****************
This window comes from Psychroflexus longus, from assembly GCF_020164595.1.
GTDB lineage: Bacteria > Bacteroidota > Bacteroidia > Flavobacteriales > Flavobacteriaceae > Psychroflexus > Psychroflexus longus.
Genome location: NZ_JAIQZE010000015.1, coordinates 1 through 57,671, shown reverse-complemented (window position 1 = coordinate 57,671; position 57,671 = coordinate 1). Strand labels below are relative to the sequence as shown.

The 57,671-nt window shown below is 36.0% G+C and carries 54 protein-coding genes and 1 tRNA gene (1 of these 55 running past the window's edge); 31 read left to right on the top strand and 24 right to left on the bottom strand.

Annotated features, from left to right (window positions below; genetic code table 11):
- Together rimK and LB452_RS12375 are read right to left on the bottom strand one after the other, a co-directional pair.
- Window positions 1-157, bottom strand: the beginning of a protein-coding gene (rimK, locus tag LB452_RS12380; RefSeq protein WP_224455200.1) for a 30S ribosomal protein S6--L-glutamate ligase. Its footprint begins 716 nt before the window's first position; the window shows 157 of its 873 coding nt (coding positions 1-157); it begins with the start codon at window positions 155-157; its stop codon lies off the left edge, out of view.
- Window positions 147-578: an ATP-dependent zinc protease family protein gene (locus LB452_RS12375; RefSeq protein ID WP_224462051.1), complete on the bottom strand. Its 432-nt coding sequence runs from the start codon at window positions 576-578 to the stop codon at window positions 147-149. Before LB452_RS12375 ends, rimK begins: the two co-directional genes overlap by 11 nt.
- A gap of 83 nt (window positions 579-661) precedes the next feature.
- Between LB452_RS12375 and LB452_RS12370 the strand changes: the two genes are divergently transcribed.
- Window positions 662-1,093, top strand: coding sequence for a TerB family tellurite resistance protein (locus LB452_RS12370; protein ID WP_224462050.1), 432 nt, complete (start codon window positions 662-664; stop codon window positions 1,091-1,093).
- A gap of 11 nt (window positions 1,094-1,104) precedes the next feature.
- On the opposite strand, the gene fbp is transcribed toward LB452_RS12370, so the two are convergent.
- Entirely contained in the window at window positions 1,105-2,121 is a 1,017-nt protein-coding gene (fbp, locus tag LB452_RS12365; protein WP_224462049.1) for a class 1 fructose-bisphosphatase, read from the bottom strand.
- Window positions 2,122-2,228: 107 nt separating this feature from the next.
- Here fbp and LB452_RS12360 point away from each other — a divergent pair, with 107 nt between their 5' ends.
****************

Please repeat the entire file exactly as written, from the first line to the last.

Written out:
This window comes from Psychroflexus longus, from assembly GCF_020164595.1.
GTDB lineage: Bacteria > Bacteroidota > Bacteroidia > Flavobacteriales > Flavobacteriaceae > Psychroflexus > Psychroflexus longus.
Genome location: NZ_JAIQZE010000015.1, coordinates 1 through 57,671, shown reverse-complemented (window position 1 = coordinate 57,671; position 57,671 = coordinate 1). Strand labels below are relative to the sequence as shown.

The 57,671-nt window shown below is 36.0% G+C and carries 54 protein-coding genes and 1 tRNA gene (1 of these 55 running past the window's edge); 31 read left to right on the top strand and 24 right to left on the bottom strand.

Annotated features, from left to right (window positions below; genetic code table 11):
- Together rimK and LB452_RS12375 are read right to left on the bottom strand one after the other, a co-directional pair.
- Window positions 1-157, bottom strand: the beginning of a protein-coding gene (rimK, locus tag LB452_RS12380; RefSeq protein WP_224455200.1) for a 30S ribosomal protein S6--L-glutamate ligase. Its footprint begins 716 nt before the window's first position; the window shows 157 of its 873 coding nt (coding positions 1-157); it begins with the start codon at window positions 155-157; its stop codon lies off the left edge, out of view.
- Window positions 147-578: an ATP-dependent zinc protease family protein gene (locus LB452_RS12375; RefSeq protein ID WP_224462051.1), complete on the bottom strand. Its 432-nt coding sequence runs from the start codon at window positions 576-578 to the stop codon at window positions 147-149. Before LB452_RS12375 ends, rimK begins: the two co-directional genes overlap by 11 nt.
- A gap of 83 nt (window positions 579-661) precedes the next feature.
- Between LB452_RS12375 and LB452_RS12370 the strand changes: the two genes are divergently transcribed.
- Window positions 662-1,093, top strand: coding sequence for a TerB family tellurite resistance protein (locus LB452_RS12370; protein ID WP_224462050.1), 432 nt, complete (start codon window positions 662-664; stop codon window positions 1,091-1,093).
- A gap of 11 nt (window positions 1,094-1,104) precedes the next feature.
- On the opposite strand, the gene fbp is transcribed toward LB452_RS12370, so the two are convergent.
- Entirely contained in the window at window positions 1,105-2,121 is a 1,017-nt protein-coding gene (fbp, locus tag LB452_RS12365; protein WP_224462049.1) for a class 1 fructose-bisphosphatase, read from the bottom strand.
- Window positions 2,122-2,228: 107 nt separating this feature from the next.
- Here fbp and LB452_RS12360 point away from each other — a divergent pair, with 107 nt between their 5' ends.